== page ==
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We have a domain account that is being locked out via 1 of 2 servers. The built-in auditing only tells us that much (locked out from SERVER1, SERVER2).

The account gets locked out within 5 minutes, about 1 request per minute it seems.

I initially tried to run procmon (from sysinternals) to see if any new PROCESS START were being spawned after I unlock the account. Nothing suspicious comes up. After running procmon on my workstation and elevating to a UAC shell (conscent.exe) it seems like from the stack that ntdll.dll and rpct4.dll get called when you try to auth against AD (not sure).

Is there anyway to narrow down which process is causing an authentication request to our DC? It's always the same DC so we know it must be a server out in that site. I could try looking for the calls in wireshark, but I'm not sure that would narrow down which process is actually triggering it.

No services, drive mappings, or scheduled tasks are using that domain account either -- so it must be something that has the domain creds stored. There are no open RDP sessions with that domain account either on any server (we checked).

Further notes

Yes, "Success/Failure" Logon Audits are enabled on the DC in question -- no failure events are logged until the account is actually locked out.

Further digging shows that LSASS.exe makes a KERBEROS call to the DC in question once the account is unlocked. It's preceded (generally) by java which seems to be called by vpxd.exe which is a vCenter process. BUT, when I look at the other "server2" were the account lockout can (also) happen from, I never see a call to lsass.exe and only apache processes are being spawned. The only relation the two have are that SERVER2 is part of SERVER1's vSphere cluster (server1 being a vSphere OS).

Error on DC

So, it seems all I'm going to be told by AD is that it's a pre-auth Kerberos error. I checked and there were no tickets with klist and did a flush anyways just in case. Still have no idea what is causing this kerberos error.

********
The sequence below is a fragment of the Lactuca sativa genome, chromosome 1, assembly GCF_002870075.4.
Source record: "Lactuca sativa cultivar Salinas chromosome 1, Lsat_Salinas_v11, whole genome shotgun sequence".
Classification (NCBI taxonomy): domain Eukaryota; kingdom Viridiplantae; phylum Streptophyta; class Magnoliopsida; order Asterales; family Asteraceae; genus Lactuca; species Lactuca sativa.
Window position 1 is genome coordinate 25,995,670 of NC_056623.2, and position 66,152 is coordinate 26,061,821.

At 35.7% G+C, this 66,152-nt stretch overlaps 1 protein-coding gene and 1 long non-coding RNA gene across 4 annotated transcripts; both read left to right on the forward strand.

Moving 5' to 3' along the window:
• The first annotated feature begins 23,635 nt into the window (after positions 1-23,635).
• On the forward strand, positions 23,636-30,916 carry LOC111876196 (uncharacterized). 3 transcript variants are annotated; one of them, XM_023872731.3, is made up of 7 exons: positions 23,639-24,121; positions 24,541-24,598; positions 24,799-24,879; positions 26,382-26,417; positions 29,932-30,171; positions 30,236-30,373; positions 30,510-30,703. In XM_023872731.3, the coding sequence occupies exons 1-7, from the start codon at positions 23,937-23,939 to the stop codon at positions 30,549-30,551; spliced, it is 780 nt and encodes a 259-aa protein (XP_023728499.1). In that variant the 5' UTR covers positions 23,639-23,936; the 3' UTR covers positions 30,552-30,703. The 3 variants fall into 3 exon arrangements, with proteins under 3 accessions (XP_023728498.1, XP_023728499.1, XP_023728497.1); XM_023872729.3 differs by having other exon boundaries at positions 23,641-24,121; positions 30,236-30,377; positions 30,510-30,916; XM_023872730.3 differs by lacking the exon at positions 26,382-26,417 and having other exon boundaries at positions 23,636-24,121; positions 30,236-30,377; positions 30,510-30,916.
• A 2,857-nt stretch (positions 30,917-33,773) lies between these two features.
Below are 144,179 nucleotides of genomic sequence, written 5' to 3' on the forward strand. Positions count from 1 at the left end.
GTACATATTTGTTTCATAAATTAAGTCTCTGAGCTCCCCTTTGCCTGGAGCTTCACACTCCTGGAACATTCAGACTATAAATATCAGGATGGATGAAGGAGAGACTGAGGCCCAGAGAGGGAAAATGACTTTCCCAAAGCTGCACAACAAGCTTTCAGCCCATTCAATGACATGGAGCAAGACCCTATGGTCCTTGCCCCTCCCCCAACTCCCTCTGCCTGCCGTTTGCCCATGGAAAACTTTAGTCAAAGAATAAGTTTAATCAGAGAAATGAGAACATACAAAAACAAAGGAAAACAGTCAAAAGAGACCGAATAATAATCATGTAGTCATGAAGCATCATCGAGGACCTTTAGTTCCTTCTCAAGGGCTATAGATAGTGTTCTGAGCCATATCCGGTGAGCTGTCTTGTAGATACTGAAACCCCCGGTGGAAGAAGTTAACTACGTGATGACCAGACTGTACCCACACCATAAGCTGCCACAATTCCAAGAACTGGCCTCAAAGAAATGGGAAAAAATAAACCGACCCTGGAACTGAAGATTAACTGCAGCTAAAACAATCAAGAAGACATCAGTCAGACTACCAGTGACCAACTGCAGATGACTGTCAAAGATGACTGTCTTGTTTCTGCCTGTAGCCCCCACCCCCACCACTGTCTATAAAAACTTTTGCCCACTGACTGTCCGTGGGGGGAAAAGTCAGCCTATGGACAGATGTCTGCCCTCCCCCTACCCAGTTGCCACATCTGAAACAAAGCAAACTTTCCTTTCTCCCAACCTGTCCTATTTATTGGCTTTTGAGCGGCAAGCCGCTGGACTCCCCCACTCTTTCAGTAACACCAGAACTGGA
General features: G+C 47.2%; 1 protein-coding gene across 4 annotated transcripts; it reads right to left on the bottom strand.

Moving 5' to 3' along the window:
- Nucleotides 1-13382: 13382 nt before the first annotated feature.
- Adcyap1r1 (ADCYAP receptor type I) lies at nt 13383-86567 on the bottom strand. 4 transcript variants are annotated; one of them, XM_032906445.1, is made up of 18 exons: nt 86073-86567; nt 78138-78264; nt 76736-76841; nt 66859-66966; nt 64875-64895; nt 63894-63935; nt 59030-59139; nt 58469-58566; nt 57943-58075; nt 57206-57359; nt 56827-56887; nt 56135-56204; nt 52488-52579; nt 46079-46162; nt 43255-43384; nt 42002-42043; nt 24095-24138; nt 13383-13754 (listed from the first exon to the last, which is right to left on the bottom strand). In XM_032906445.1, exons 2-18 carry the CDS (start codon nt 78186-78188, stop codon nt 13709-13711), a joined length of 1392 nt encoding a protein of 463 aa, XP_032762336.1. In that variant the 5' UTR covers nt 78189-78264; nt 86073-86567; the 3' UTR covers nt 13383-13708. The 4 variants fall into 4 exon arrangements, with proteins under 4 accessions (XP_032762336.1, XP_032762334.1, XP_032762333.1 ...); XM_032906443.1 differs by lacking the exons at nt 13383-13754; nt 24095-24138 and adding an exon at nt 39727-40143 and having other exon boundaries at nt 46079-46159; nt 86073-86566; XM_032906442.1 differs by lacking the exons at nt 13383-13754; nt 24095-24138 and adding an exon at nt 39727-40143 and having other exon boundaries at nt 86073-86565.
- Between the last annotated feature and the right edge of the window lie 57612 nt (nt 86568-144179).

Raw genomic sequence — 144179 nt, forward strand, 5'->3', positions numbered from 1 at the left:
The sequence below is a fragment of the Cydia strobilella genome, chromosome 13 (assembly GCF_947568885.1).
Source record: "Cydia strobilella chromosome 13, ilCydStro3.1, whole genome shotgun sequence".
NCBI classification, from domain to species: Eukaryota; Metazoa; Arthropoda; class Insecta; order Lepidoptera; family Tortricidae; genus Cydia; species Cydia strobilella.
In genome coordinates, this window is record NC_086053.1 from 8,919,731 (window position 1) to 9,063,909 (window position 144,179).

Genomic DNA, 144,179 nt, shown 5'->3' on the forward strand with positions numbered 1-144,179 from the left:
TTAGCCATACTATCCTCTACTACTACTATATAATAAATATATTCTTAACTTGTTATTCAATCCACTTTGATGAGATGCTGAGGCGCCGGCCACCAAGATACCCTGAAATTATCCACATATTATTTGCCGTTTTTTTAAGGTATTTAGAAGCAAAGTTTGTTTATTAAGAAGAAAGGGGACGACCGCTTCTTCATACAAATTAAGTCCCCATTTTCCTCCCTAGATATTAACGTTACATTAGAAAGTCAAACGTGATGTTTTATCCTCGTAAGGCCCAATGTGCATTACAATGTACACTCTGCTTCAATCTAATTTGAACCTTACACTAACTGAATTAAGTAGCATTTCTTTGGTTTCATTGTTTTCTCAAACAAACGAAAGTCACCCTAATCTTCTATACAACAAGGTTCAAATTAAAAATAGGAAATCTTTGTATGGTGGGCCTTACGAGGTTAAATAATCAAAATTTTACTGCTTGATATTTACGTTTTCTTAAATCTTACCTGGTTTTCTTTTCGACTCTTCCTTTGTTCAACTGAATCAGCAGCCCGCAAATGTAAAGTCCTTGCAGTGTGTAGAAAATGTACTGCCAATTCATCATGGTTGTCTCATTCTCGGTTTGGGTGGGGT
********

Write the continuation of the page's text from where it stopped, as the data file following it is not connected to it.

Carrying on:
Index              : 202500597
EntryType          : FailureAudit
InstanceId         : 4771
Message            : Kerberos pre-authentication failed.

                     Account Information:
                         Security ID:        S-1-5-21-3381590919-2827822839-3002869273-5848
                         Account Name:        USER

                     Service Information:
                         Service Name:        krbtgt/DOMAIN

                     Network Information:
                         Client Address:        ::ffff:x.x.x.x
                         Client Port:        61450

                     Additional Information:
                         Ticket Options:        0x40810010
                         Failure Code:        0x18
                         Pre-Authentication Type:    2

                     Certificate Information:
                         Certificate Issuer Name:
                         Certificate Serial Number:
                         Certificate Thumbprint:

                     Certificate information is only provided if a certificate was used for pre-authentication.

                     Pre-authentication types, ticket options and failure codes are defined in RFC 4120.

                     If the ticket was malformed or damaged during transit and could not be decrypted, then many fields
                      in this event might not be present.
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1 Answer

Logon events record the process attempting logon. Enable failed logon auditing (Security Settings > Local Policies > Audit Policy > Audit Logon Events) in the Local Security Policy (secpol.msc) then look in the security event log for an event. You can also enable it via Group Policy, if that would be preferable.

There will be a Process Information section which records both the executable path and process ID.

Example:

Process Information:
    Process ID:         0x2a4
    Process Name:       C:\Windows\System32\services.exe
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It seems this was already in our GPOs. I can see when the object gets modified/unlocked in the security log, but I do not see bad attempts after that. –  Jai Kang Aug 8 '13 at 17:10
    
@JaiKang, unless the servers in question are DCs, they would not be affected by the "Audit Failed Logons" setting in the Default Domain Controllers Policy. The failed logon event would be logged by the server attempting the authentication and would be set by the "Default Domain Policy" or another computer policy applying to that server. –  Mitch Aug 8 '13 at 17:35
    
I actually figured it out. I had to set some settings in the "Advanced" section of Audit settings. I updated my original post with the events. –  Jai Kang Aug 8 '13 at 20:37
    
@JaiKang, pre-authentication is just the process used to verify credentials prior to returning a token. There should still be a failure audit on the server attempting authentication which includes the process id. –  Mitch Aug 8 '13 at 22:06
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